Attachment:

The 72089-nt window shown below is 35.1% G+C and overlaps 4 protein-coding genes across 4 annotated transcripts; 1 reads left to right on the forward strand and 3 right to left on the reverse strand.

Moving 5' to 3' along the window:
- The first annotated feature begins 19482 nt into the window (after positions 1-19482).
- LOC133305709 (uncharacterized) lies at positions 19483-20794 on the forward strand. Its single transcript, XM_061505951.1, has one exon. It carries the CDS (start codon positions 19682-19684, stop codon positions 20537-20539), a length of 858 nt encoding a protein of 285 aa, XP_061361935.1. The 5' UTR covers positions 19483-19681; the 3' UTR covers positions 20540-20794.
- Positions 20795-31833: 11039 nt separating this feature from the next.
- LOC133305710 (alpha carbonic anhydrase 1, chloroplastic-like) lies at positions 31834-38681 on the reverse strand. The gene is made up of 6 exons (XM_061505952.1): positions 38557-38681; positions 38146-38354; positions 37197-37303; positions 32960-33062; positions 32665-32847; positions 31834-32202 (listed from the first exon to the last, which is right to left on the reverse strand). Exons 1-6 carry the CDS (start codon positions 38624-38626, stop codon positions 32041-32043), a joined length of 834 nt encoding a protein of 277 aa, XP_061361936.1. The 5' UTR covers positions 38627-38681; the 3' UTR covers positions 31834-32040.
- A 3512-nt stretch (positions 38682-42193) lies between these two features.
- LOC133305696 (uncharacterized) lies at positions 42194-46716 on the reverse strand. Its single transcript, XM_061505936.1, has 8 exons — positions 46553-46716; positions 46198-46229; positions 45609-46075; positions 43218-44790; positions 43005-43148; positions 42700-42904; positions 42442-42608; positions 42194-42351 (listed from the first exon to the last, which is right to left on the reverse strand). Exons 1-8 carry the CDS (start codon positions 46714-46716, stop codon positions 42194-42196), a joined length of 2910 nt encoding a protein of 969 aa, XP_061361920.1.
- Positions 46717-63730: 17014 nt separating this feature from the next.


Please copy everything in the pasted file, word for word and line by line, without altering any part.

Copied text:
The 72089-nt window shown below is 35.1% G+C and overlaps 4 protein-coding genes across 4 annotated transcripts; 1 reads left to right on the forward strand and 3 right to left on the reverse strand.

Moving 5' to 3' along the window:
- The first annotated feature begins 19482 nt into the window (after positions 1-19482).
- LOC133305709 (uncharacterized) lies at positions 19483-20794 on the forward strand. Its single transcript, XM_061505951.1, has one exon. It carries the CDS (start codon positions 19682-19684, stop codon positions 20537-20539), a length of 858 nt encoding a protein of 285 aa, XP_061361935.1. The 5' UTR covers positions 19483-19681; the 3' UTR covers positions 20540-20794.
- Positions 20795-31833: 11039 nt separating this feature from the next.
- LOC133305710 (alpha carbonic anhydrase 1, chloroplastic-like) lies at positions 31834-38681 on the reverse strand. The gene is made up of 6 exons (XM_061505952.1): positions 38557-38681; positions 38146-38354; positions 37197-37303; positions 32960-33062; positions 32665-32847; positions 31834-32202 (listed from the first exon to the last, which is right to left on the reverse strand). Exons 1-6 carry the CDS (start codon positions 38624-38626, stop codon positions 32041-32043), a joined length of 834 nt encoding a protein of 277 aa, XP_061361936.1. The 5' UTR covers positions 38627-38681; the 3' UTR covers positions 31834-32040.
- A 3512-nt stretch (positions 38682-42193) lies between these two features.
- LOC133305696 (uncharacterized) lies at positions 42194-46716 on the reverse strand. Its single transcript, XM_061505936.1, has 8 exons — positions 46553-46716; positions 46198-46229; positions 45609-46075; positions 43218-44790; positions 43005-43148; positions 42700-42904; positions 42442-42608; positions 42194-42351 (listed from the first exon to the last, which is right to left on the reverse strand). Exons 1-8 carry the CDS (start codon positions 46714-46716, stop codon positions 42194-42196), a joined length of 2910 nt encoding a protein of 969 aa, XP_061361920.1.
- Positions 46717-63730: 17014 nt separating this feature from the next.